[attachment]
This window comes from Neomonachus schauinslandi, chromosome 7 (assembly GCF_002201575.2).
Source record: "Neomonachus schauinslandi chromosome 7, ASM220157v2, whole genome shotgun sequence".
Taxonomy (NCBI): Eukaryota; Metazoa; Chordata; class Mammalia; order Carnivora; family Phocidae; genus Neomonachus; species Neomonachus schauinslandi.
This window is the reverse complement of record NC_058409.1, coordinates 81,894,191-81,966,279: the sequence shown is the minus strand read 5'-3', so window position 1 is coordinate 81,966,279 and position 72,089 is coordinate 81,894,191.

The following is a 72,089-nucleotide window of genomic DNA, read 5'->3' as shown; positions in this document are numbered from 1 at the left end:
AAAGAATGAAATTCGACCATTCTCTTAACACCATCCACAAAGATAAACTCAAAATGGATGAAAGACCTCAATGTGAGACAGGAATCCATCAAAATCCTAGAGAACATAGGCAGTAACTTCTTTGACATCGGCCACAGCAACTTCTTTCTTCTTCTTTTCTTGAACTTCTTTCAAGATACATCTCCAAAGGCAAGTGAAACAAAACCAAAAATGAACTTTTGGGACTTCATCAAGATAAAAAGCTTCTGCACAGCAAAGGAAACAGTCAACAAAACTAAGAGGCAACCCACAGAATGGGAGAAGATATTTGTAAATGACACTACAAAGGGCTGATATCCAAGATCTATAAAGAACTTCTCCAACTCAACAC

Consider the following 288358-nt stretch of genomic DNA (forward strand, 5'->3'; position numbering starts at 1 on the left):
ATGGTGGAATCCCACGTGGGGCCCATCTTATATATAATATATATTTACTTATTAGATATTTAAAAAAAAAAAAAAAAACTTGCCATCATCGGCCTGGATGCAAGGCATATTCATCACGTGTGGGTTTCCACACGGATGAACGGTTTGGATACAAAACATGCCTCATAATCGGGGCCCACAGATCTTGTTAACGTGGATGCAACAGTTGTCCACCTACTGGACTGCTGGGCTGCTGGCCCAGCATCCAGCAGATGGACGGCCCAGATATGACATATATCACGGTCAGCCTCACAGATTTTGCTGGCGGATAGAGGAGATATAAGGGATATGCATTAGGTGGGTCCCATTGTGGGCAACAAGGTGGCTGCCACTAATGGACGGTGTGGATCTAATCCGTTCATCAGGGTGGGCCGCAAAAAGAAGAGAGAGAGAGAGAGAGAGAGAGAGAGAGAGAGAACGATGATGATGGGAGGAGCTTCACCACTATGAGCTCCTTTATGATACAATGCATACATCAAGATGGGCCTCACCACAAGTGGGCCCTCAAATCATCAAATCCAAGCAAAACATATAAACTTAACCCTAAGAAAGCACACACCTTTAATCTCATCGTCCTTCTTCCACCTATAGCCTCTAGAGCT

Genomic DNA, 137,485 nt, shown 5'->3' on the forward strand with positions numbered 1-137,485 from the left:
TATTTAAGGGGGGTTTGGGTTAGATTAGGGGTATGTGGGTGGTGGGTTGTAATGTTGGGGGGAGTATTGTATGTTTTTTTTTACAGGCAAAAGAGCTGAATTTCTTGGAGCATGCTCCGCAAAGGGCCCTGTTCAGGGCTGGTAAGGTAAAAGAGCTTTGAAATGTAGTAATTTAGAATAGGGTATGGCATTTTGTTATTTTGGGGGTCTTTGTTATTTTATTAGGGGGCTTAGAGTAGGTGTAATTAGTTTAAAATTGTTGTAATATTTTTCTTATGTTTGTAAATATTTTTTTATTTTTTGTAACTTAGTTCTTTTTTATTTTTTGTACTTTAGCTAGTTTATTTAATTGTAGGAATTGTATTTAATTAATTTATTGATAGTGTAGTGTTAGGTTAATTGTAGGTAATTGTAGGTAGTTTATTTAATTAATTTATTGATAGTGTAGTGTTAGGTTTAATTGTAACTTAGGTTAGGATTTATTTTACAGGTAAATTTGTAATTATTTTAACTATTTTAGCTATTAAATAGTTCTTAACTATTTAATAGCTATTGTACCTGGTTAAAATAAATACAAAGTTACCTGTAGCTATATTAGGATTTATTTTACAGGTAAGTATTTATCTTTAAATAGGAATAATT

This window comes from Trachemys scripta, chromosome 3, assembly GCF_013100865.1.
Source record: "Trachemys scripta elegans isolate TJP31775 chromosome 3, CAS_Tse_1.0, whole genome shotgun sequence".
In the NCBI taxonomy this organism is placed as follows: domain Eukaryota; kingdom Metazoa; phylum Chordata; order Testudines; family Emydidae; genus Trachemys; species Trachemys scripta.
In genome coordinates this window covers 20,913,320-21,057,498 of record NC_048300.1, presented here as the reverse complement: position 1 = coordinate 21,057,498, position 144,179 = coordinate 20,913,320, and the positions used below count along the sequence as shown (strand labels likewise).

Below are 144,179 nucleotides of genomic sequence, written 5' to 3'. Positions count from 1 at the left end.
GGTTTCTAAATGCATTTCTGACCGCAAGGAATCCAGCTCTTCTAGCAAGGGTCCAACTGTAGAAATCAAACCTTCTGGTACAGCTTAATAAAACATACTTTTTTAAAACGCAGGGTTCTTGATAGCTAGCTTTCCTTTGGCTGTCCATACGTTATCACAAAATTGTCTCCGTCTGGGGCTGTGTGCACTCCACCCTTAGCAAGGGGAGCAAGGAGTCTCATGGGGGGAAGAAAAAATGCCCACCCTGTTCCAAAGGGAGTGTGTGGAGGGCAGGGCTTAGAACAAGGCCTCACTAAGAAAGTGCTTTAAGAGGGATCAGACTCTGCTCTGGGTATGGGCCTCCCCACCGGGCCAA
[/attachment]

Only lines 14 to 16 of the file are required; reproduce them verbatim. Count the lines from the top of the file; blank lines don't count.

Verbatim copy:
In genome coordinates this window covers 20,913,320-21,057,498 of record NC_048300.1, presented here as the reverse complement: position 1 = coordinate 21,057,498, position 144,179 = coordinate 20,913,320, and the positions used below count along the sequence as shown (strand labels likewise).

Below are 144,179 nucleotides of genomic sequence, written 5' to 3'. Positions count from 1 at the left end.
GGTTTCTAAATGCATTTCTGACCGCAAGGAATCCAGCTCTTCTAGCAAGGGTCCAACTGTAGAAATCAAACCTTCTGGTACAGCTTAATAAAACATACTTTTTTAAAACGCAGGGTTCTTGATAGCTAGCTTTCCTTTGGCTGTCCATACGTTATCACAAAATTGTCTCCGTCTGGGGCTGTGTGCACTCCACCCTTAGCAAGGGGAGCAAGGAGTCTCATGGGGGGAAGAAAAAATGCCCACCCTGTTCCAAAGGGAGTGTGTGGAGGGCAGGGCTTAGAACAAGGCCTCACTAAGAAAGTGCTTTAAGAGGGATCAGACTCTGCTCTGGGTATGGGCCTCCCCACCGGGCCAA